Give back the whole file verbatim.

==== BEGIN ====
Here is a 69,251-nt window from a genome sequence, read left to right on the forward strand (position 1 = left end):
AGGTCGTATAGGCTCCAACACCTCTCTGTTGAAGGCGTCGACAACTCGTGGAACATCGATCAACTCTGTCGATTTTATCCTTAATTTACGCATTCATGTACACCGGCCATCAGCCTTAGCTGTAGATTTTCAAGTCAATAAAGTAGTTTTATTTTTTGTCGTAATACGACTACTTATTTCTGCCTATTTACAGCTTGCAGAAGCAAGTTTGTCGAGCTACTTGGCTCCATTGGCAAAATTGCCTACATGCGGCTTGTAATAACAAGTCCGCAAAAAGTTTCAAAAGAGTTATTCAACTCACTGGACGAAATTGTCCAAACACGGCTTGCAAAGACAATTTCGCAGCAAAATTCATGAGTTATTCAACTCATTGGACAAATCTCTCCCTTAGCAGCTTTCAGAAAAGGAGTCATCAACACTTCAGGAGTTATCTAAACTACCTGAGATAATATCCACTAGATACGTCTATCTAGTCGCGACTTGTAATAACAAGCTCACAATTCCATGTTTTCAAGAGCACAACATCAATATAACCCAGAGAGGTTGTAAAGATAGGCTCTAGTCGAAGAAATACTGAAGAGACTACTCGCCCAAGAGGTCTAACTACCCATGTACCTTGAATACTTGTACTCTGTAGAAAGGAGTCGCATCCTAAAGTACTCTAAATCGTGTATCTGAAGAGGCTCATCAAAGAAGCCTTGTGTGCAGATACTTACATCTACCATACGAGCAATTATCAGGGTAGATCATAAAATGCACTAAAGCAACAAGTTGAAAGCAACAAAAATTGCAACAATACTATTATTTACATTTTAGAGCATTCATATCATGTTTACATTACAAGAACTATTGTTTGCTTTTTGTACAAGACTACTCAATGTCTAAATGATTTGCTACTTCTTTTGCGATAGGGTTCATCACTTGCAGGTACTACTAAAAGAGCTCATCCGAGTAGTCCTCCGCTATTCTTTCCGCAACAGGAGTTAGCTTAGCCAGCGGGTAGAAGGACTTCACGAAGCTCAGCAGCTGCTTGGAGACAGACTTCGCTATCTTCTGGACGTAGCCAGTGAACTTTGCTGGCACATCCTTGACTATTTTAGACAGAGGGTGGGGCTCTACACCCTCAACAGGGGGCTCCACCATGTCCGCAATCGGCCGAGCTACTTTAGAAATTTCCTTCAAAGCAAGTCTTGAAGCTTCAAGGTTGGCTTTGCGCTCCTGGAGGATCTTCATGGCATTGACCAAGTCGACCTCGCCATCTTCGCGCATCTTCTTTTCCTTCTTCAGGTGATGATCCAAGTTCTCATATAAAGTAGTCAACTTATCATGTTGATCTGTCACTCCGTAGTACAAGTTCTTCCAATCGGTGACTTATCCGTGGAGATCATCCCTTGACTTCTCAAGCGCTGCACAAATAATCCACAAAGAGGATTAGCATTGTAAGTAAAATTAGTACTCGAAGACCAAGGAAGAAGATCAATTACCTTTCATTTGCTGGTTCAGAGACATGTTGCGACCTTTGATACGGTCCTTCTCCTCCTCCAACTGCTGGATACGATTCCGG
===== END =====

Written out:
Here is a 69,251-nt window from a genome sequence, read left to right on the forward strand (position 1 = left end):
AGGTCGTATAGGCTCCAACACCTCTCTGTTGAAGGCGTCGACAACTCGTGGAACATCGATCAACTCTGTCGATTTTATCCTTAATTTACGCATTCATGTACACCGGCCATCAGCCTTAGCTGTAGATTTTCAAGTCAATAAAGTAGTTTTATTTTTTGTCGTAATACGACTACTTATTTCTGCCTATTTACAGCTTGCAGAAGCAAGTTTGTCGAGCTACTTGGCTCCATTGGCAAAATTGCCTACATGCGGCTTGTAATAACAAGTCCGCAAAAAGTTTCAAAAGAGTTATTCAACTCACTGGACGAAATTGTCCAAACACGGCTTGCAAAGACAATTTCGCAGCAAAATTCATGAGTTATTCAACTCATTGGACAAATCTCTCCCTTAGCAGCTTTCAGAAAAGGAGTCATCAACACTTCAGGAGTTATCTAAACTACCTGAGATAATATCCACTAGATACGTCTATCTAGTCGCGACTTGTAATAACAAGCTCACAATTCCATGTTTTCAAGAGCACAACATCAATATAACCCAGAGAGGTTGTAAAGATAGGCTCTAGTCGAAGAAATACTGAAGAGACTACTCGCCCAAGAGGTCTAACTACCCATGTACCTTGAATACTTGTACTCTGTAGAAAGGAGTCGCATCCTAAAGTACTCTAAATCGTGTATCTGAAGAGGCTCATCAAAGAAGCCTTGTGTGCAGATACTTACATCTACCATACGAGCAATTATCAGGGTAGATCATAAAATGCACTAAAGCAACAAGTTGAAAGCAACAAAAATTGCAACAATACTATTATTTACATTTTAGAGCATTCATATCATGTTTACATTACAAGAACTATTGTTTGCTTTTTGTACAAGACTACTCAATGTCTAAATGATTTGCTACTTCTTTTGCGATAGGGTTCATCACTTGCAGGTACTACTAAAAGAGCTCATCCGAGTAGTCCTCCGCTATTCTTTCCGCAACAGGAGTTAGCTTAGCCAGCGGGTAGAAGGACTTCACGAAGCTCAGCAGCTGCTTGGAGACAGACTTCGCTATCTTCTGGACGTAGCCAGTGAACTTTGCTGGCACATCCTTGACTATTTTAGACAGAGGGTGGGGCTCTACACCCTCAACAGGGGGCTCCACCATGTCCGCAATCGGCCGAGCTACTTTAGAAATTTCCTTCAAAGCAAGTCTTGAAGCTTCAAGGTTGGCTTTGCGCTCCTGGAGGATCTTCATGGCATTGACCAAGTCGACCTCGCCATCTTCGCGCATCTTCTTTTCCTTCTTCAGGTGATGATCCAAGTTCTCATATAAAGTAGTCAACTTATCATGTTGATCTGTCACTCCGTAGTACAAGTTCTTCCAATCGGTGACTTATCCGTGGAGATCATCCCTTGACTTCTCAAGCGCTGCACAAATAATCCACAAAGAGGATTAGCATTGTAAGTAAAATTAGTACTCGAAGACCAAGGAAGAAGATCAATTACCTTTCATTTGCTGGTTCAGAGACATGTTGCGACCTTTGATACGGTCCTTCTCCTCCTCCAACTGCTGGATACGATTCCGG